BC oral pathology case No. 38: The 'harmless-looking' white lip lesion that got ignored

In this oral pathology case, a healthy 65-year-old male patient of record presents for his recare/periodontal maintenance visit. He reports no concerns, but a clinical head and neck exam reveals a white, flat, 5 mm x 5 mm irregular-bordered lesion on the lower labial tissue. Based on the presentation and clinical exam, can you diagnose this lesion?

Sep 19th, 2018
Content Dam Diq Online Articles 2018 09 18sept27bcpath38t
In this oral pathology case, a healthy 65-year-old male patient of record presents for his recare/periodontal maintenance visit. He reports no concerns, but a clinical head and neck exam reveals a white, flat, 5 mm x 5 mm irregular-bordered lesion on the lower labial tissue. Based on the presentation and clinical exam, can you diagnose this lesion?

Presentation and clinical exam

A healthy 65-year-old male patient of record for several years presents for his recare/periodontal maintenance visit. He reports no concerns. A clinical head and neck exam reveals a white, flat, 5 mm x 5 mm irregular-bordered lesion on the lower labial tissue (figures 1-3).

The lesion had been present for approximately two months, but the patient did not remember experiencing any trauma to the area. Specific etiology for the lesion is unknown. The area is not tender to palpation, and, for the most part, the patient has ignored the lesion.


Figure 1


Figure 2


Figure 3


What are your differentials and recommended course of treatment for this patient?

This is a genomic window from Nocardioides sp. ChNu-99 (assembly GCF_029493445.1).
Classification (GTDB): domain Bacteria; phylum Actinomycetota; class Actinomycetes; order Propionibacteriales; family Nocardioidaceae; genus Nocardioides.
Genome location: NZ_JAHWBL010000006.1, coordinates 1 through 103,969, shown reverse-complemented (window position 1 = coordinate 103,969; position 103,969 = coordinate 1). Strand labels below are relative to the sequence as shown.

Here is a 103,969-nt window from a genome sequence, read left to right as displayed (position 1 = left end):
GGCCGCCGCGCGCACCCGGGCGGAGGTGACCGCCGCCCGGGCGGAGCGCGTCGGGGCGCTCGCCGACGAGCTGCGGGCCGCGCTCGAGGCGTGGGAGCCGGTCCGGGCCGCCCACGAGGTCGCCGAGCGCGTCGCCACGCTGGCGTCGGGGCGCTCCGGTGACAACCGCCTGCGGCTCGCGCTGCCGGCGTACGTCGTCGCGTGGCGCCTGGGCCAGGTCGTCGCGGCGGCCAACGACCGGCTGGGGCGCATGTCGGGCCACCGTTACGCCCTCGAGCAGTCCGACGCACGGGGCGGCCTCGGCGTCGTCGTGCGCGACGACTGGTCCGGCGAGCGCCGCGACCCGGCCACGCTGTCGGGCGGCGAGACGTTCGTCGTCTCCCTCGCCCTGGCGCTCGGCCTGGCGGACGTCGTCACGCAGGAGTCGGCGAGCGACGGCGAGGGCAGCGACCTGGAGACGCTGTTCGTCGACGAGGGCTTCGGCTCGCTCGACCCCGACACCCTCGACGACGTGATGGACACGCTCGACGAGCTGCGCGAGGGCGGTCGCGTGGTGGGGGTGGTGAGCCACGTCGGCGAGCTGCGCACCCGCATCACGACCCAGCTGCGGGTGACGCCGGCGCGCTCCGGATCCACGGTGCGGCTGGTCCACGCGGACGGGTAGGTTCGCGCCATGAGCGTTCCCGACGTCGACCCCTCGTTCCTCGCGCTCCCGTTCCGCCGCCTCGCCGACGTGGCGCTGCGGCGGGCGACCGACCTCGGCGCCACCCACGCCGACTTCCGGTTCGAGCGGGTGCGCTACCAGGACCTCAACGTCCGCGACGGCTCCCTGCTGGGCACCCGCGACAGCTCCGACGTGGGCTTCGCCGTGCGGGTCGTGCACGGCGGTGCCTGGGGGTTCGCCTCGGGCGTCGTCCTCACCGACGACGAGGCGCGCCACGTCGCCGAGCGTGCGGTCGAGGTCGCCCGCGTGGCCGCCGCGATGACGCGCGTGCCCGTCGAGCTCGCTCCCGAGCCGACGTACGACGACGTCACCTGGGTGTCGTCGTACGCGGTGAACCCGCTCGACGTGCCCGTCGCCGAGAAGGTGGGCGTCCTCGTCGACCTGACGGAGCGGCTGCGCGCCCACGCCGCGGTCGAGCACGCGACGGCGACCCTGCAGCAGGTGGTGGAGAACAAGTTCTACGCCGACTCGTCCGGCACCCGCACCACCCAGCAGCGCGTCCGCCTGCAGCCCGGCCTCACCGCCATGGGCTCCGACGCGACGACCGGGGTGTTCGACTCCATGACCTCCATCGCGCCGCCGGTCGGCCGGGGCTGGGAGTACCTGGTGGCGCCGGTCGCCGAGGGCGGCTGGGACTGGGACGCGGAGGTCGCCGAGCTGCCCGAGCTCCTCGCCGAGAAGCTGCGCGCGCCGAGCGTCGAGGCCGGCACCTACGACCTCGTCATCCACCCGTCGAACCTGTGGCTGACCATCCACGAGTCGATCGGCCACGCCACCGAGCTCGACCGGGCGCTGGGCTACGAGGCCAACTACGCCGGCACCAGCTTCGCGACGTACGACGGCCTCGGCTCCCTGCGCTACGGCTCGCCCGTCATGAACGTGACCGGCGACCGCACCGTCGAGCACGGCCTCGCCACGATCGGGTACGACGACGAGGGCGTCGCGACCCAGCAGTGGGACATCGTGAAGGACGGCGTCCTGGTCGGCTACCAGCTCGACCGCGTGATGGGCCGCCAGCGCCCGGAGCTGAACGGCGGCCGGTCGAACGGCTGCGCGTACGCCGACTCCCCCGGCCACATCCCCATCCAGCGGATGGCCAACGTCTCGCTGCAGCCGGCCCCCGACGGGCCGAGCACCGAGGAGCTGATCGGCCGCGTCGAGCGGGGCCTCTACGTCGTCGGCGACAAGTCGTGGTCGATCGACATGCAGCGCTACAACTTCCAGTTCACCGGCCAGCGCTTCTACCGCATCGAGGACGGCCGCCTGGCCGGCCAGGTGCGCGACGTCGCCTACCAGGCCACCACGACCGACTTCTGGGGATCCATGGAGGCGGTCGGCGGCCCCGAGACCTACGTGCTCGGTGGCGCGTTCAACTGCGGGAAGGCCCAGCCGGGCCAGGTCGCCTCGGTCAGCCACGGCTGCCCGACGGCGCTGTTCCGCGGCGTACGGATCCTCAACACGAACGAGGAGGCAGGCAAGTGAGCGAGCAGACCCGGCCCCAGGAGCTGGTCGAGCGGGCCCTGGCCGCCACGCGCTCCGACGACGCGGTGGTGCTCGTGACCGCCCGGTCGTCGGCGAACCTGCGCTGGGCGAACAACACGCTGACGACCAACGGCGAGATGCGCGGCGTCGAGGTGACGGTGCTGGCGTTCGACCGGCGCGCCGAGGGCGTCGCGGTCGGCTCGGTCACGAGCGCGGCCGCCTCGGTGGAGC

Find the diagnosis and complete analysis here.

CALL FOR PATHOLOGY CASES

Do you have an interesting oral pathology case you would like to share with Breakthrough’s readers? If so, submit a clinical radiograph or high-resolution photograph, a patient history, diagnosis, and treatment rendered to DEbreakthrough@pennwell.com.

Editor's note:

This article first appeared in Breakthrough Clinical, a clinical specialties newsletter. Browse our newsletter archives to find out more and subscribe here.

For each case, Breakthrough Clinical readers are invited to send their answers to DEbreakthrough@pennwell.com. The final diagnosis and recommended treatment appear in the following month's newsletter.

For more oral pathology articles, click here.



Stacey L. Simmons, DDS, is in private practice in Hamilton, Montana. She is a graduate of Marquette University School of Dentistry. Dr. Simmons is a guest lecturer at the University of Montana in the Anatomy and Physiology Department. She is the editorial director of PennWell’s clinical dental specialties newsletter, Breakthrough Clinical,and a contributing author for DentistryIQ, Perio-Implant Advisory, and Dental Economics. Dr. Simmons can be reached at ssimmonsdds@gmail.com.


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